The steel steamship Swiftsure was launched from the yard of Sunderland Shipbuilding Co Ltd (Yard No 181) on 14th June 1894. She measured 197.5′ x 30.1′ x 14.1′ and her tonnage was 823 gross tons, 487 net tons. She was powered by a triple expansion steam engine by North East Marine Eng’g Co Ltd delivering 116 net horse power. Built for the John George Hill Steam Shipping Co Ltd of Sunderland she operated on the North Sea routes for this company until the outbreak of World War One. Her voyages became increasingly dangerous at the hostilities turned these routes into a battlefield between the allied and neutral fleets striving to keep wartime Britain supplied and the German U-boat fleets intent on making this impossible.
In September 1917 Swiftsure was en route from Arendal in Norway to her home port of Sunderland with a cargo of deals and battens under the command of Captain Walter Nelson. He had a crew of seventeen men aboard. Meanwhile the mine laying U-boat UC-40 under the command of Oberleutnant Hermann Menzell was on patrol off the Scottish coast. On 8th September UC-40 stopped and sank by gunfire the fishing vessel Family’s Pride off Peterhead before continuing her sortie north towards the Orkneys. On 9th September she laid two sets of mines off Shapinsay Sound. She was to sink two further ships (FV Asia and SS Parkmill) off Shetland and damage two others over the next few days before returning to her base.
In the evening of the 9th September Swiftsure departed from Kirkwall for the final stage of her voyage. She steamed with a number of other ships and was third in line in a small convoy heading south. The ships were escorted by three armed trawlers assigned to protect them if possible from German U-boat attacks. The channel in and out of Kirkwall was regularly swept as it was a constant target for the German mine laying submarines intent on disrupting the vessels coming in and out of the important port in Orkney. During the day the channel had been swept as usual but the mines laid by UC-40 earlier in the day remained undiscovered. At 8:15pm there was a large explosion as Swiftsure collided with one of the German mines. She hit on the port side close to the engine room area damaging the bulkhead between the engine room and the hold. The result was to prove fatal to the Swiftsure. None of the crew were injured in the explosion and Captain Nelson immediately ordered the boats lowered and the crew to abandon ship. One boat was successfully launched and was boarded by fifteen of the men including the skipper. They were picked up by the trawler Livingstone a few minutes later. However the second boat jammed on the lines as she was lowered from the davits spilling the three crewmen into the water. Two of the men were picked up by the trawler Wild Rose but unfortunately one of them, Private Alfred Hoad, the naval gunner aboard Swiftsure, was lost before he could be rescued.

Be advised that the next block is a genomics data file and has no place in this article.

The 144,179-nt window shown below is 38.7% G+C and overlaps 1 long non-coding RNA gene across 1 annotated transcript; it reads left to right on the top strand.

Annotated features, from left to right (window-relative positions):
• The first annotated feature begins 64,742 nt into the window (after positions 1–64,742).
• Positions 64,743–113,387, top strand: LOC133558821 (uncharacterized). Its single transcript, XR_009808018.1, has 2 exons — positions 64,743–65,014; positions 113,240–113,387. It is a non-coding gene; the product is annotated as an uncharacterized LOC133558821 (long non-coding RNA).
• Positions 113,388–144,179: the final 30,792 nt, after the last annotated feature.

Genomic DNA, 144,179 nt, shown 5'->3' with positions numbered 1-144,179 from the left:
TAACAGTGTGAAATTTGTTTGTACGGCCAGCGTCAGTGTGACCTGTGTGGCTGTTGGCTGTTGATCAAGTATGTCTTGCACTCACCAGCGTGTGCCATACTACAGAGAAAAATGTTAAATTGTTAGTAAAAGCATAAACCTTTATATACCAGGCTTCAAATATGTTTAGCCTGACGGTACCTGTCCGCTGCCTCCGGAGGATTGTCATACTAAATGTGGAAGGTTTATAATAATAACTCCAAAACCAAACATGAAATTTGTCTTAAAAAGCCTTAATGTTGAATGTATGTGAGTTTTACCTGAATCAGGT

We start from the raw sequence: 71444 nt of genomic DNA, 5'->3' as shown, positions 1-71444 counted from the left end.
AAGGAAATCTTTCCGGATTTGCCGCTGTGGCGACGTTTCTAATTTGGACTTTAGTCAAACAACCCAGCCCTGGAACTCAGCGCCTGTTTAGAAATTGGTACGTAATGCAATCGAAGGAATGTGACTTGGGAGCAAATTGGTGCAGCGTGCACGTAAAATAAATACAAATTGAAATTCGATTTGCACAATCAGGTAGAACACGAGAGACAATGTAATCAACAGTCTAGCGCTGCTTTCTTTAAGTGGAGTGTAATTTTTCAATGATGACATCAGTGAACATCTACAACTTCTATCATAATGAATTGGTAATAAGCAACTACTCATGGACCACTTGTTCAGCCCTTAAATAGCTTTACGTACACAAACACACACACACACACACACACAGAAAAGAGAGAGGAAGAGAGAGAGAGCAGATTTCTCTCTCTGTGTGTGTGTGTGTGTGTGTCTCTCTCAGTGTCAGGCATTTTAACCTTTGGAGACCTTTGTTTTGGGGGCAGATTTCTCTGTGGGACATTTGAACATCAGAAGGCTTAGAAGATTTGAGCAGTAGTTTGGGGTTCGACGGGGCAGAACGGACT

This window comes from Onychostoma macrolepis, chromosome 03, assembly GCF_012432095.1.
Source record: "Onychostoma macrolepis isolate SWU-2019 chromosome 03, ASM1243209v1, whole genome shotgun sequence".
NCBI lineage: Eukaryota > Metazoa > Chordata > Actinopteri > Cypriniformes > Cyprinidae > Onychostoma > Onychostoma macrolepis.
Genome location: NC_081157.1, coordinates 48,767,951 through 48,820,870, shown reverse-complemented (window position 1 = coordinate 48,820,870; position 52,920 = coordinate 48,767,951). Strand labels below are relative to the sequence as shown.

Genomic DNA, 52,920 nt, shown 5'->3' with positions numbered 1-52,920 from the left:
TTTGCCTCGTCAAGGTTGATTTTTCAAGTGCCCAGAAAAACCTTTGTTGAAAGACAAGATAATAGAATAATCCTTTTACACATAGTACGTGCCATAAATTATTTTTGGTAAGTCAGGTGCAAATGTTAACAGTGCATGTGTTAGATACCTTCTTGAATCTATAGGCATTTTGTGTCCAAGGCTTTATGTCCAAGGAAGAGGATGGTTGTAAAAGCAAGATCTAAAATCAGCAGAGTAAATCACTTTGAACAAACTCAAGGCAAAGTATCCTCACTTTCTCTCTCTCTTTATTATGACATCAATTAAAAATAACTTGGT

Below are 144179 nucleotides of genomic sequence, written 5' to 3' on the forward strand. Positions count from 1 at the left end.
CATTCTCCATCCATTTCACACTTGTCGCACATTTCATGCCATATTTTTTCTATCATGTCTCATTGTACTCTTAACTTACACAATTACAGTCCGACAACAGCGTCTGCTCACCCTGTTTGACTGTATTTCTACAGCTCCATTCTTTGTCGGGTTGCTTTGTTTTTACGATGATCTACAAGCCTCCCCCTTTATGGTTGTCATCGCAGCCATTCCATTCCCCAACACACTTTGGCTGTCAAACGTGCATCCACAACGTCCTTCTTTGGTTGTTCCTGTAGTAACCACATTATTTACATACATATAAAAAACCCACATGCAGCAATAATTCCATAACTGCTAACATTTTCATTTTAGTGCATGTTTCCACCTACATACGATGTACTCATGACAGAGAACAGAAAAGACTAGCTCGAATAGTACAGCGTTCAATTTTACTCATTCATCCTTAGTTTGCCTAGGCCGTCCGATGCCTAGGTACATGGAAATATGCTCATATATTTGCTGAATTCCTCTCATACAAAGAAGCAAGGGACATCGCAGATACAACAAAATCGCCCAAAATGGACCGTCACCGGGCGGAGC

The wreck believed to be Swiftsure lies in position 59° 00.813’N, 002° 46.055’W oriented 045/225 degrees. She lies in 28 metres with the broken wreckage rising 3 metres above the sandy seabed. Much of the wreck is buried in the sand but the engine and boiler rise above the seabed. Nothing has been found on the wreck to positively identify the wreck but the position and dimensions of the wreck and the engine make it almost certain this is Swiftsure.
We would like to acknowledge the assistance of the website – Lost in Waters Deep – in the preparation of this article. Link to website – www.lostinwatersdeep.co.uk